Does a Defined Contribution Plan Need to be Valued in a Divorce?
By: Mark K. Altschuler and Marvin Snyder
Pension plans are usually either defined benefit or defined contribution plans. Two common examples of defined contribution plans are 401(K) and thrift savings plans. It is well known that defined benefit plans need to be present valued. Since defined contribution plans have an account balance for an individual, many family attorneys and mediators believe that a defined contribution plan does not need valuation. This is not so. In fact, a defined contribution plan not only needs valuation, but failure to do so can greatly underestimate or overestimate the pension value. This can have a serious impact on the client's equitable distribution. Although the valuation of a defined contribution pension is more straightforward than a defined benefit valuation, the defined contribution computation may be highly complex.
If the cutoff date is close to the valuation date and the pension is entirely marital, the family attorney or mediator need only use the current account balance, and does not need to get the defined contribution pension valued.
Suppose the cutoff date is several years before valuation and the date of entry is after the date of marriage. Then, the cutoff date account balance is entirely marital. However, using the cutoff date account balance will greatly underestimate the marital present value of the pension, while using the current account balance will greatly overestimate the marital portion. The marital account balance must be brought forward with earnings until the date of valuation. If there have been contributions after the cutoff date, the earnings on the marital portion must be segregated from the earnings on contributions after the cutoff date.
It turns out that performing this calculation accurately involves a considerable degree of computation. Essentially, the interest rate for every statement must be estimated. From this estimate, the marital and non- marital earnings can be directly calculated. The non-marital earnings plus non-marital contributions are then added to form the non-marital portion, while the cutoff date balance plus earnings on that amount form the marital balance. The non-marital plus marital portions are added and compared to the total account as of a known statement date close to the valuation date. Because the interest rate was estimated, the two portions must then be balanced so that their sum equals the account balance as of the statement closing date, forming an exact solution.
A simplified example will illustrate the process. In this illustration, assume that the cutoff date is 12/31/95 and the valuation date is 12/31/98. Assume that the date of marriage is before hire, so that the cutoff date balance is entirely marital. The annual interest rate is estimated based upon the annual gain.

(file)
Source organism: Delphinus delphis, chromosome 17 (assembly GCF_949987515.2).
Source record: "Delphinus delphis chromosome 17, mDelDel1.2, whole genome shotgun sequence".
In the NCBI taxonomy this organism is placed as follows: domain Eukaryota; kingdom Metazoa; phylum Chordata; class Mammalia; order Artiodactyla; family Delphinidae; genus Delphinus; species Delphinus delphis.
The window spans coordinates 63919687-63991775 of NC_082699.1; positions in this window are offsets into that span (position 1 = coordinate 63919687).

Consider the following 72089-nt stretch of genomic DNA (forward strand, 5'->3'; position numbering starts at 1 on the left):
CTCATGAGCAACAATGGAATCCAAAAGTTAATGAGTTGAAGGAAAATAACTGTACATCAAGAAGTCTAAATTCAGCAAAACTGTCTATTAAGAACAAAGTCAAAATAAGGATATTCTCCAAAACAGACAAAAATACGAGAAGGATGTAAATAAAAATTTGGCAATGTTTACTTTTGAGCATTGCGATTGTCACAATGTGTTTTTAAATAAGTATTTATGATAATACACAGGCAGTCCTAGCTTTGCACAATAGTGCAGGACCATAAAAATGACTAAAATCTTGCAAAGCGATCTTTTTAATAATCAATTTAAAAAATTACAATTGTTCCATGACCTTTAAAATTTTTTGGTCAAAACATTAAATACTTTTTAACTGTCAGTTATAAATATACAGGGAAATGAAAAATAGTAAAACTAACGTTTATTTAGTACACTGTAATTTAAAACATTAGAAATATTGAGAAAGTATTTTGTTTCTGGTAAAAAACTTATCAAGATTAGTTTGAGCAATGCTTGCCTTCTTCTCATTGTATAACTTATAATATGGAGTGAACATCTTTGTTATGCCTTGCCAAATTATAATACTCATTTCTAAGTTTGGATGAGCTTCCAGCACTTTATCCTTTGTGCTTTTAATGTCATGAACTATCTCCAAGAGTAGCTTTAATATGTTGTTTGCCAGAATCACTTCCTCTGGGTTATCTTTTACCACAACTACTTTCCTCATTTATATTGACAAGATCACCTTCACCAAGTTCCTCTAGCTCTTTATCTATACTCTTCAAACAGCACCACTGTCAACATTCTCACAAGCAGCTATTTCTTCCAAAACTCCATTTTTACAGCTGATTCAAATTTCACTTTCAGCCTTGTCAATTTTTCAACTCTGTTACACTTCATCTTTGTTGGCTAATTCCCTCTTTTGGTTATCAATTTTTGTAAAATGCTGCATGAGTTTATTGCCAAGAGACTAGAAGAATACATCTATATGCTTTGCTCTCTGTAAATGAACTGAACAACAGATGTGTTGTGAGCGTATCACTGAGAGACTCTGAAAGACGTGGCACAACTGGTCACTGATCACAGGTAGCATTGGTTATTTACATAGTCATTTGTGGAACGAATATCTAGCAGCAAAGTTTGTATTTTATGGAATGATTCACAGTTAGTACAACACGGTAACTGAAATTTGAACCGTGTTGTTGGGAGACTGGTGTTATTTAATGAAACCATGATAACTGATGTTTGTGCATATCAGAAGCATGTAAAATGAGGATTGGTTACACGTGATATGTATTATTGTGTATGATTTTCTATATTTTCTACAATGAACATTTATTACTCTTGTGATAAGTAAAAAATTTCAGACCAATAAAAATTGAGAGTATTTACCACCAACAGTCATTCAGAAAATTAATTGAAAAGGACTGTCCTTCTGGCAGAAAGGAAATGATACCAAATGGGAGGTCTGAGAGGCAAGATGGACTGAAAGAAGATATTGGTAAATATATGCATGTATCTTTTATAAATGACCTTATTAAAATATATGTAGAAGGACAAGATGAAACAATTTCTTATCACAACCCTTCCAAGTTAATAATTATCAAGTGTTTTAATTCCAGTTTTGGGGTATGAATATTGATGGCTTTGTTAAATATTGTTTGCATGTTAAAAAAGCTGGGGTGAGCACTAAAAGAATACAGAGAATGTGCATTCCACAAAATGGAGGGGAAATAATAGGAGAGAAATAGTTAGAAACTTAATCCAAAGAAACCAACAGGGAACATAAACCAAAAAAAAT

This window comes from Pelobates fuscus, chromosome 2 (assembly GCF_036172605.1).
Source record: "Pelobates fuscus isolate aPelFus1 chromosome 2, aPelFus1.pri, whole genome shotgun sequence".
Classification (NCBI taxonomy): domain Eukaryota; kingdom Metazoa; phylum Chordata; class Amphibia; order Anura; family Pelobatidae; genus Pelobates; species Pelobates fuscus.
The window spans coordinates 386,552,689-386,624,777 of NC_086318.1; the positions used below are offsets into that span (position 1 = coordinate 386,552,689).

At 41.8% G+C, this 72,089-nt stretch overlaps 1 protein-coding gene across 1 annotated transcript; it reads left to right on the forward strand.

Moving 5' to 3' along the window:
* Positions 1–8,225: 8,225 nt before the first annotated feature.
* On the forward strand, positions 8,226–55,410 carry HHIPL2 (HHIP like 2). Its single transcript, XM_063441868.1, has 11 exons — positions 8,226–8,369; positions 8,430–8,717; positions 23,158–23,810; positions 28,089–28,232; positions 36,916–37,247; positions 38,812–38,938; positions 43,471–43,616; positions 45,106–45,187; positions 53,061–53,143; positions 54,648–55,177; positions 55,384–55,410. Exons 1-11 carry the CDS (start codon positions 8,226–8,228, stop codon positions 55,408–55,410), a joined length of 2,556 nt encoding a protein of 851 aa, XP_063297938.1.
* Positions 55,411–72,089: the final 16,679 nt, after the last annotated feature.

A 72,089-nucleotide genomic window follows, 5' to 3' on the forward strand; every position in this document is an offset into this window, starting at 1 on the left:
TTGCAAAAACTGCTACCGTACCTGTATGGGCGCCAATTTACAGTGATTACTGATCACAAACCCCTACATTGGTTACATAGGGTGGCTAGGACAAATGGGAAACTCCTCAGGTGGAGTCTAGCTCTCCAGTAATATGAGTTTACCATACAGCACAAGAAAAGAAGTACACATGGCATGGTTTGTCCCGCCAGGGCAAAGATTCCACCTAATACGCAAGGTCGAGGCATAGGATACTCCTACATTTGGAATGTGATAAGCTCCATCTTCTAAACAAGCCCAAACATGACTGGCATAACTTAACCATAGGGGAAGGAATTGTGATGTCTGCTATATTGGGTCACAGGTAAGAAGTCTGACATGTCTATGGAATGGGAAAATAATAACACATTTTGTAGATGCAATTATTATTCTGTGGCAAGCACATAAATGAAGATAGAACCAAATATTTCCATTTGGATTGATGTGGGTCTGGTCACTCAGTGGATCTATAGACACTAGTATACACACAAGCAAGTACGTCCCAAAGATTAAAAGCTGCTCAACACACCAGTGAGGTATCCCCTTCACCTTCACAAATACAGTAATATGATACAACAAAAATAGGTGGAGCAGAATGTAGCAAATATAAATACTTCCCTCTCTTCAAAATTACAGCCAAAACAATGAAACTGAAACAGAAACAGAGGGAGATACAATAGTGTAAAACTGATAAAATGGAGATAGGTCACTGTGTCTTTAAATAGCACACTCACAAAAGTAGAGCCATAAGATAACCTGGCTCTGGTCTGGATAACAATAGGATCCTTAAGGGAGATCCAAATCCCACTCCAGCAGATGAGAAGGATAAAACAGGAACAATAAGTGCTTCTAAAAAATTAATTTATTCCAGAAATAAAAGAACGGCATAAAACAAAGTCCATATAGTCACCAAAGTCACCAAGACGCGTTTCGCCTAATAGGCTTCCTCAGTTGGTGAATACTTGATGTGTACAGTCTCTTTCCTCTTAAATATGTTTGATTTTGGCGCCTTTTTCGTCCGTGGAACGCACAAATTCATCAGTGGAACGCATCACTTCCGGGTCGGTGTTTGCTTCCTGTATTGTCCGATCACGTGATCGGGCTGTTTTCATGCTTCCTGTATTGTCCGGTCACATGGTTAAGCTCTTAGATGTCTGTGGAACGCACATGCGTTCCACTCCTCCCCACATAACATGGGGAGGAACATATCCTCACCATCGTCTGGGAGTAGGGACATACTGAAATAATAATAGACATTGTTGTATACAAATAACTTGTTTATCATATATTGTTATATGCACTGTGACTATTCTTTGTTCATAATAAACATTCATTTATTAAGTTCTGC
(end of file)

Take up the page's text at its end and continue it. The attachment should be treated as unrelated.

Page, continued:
*1.1015 is equivalent to an interest rate of 10.15%. This format is used for compounding interest.
The aggregate compound interest rate over the three year period is 1.3358, calculated by multiplying the three interest rates. The marital portion is 1.3358 x $100,000 = $133,580. This is the investment gain on the cutoff date balance, plus the initial balance. The non-marital portion is the sum of 3 contributions, plus earnings on those contributions. The total is $10,433. The combined marital balance plus non-marital balance is $144,013. But we know that the actual total as of 12/31/98 is $144,023. Multiplying each portion by (144,023/144,013) brings the total to $144,023, balancing the result. Thus, the marital portion as of 12/31/98 = (144,023/144,013) x $133,580 = $133,589. Practically speaking, the balancing step is not needed in this case, but is shown for illustration.
An approximate technique is adding up all the gains after the cutoff date, and calculating the marital portion using a ratio. However, this method can lead to large errors, and cannot be used at all if there are missing statements.
If the hire date is before the marriage, the marital portion as of the cutoff date must be calculated. In Pennsylvania, this is done by subtracting out the balance as of the date of marriage. If the date of marriage balance is unknown, coverture is applied in Pennsylvania. In Virginia and Florida, only the contributions made during the marriage, plus earnings on those contributions, are marital property. Most states do not have case law on defined contribution plans, which follows the general pattern of neglecting the valuation of these plans. But defined contribution plans are a significant and growing portion of the pension picture, and accurately valuing a defined contribution plan is as important as valuing a defined benefit plan.
For an accurate calculation of defined contribution pensions, contact Pension Analysis Consultants. The actuaries at PAC are also available to assist counsel in all other pension-related matters of a domestic relations case, including valuation of defined benefit pensions, early retirement incentives, joint and survivor annuities and QDRO's. In addition, PAC drafts domestic relation orders regarding stock options.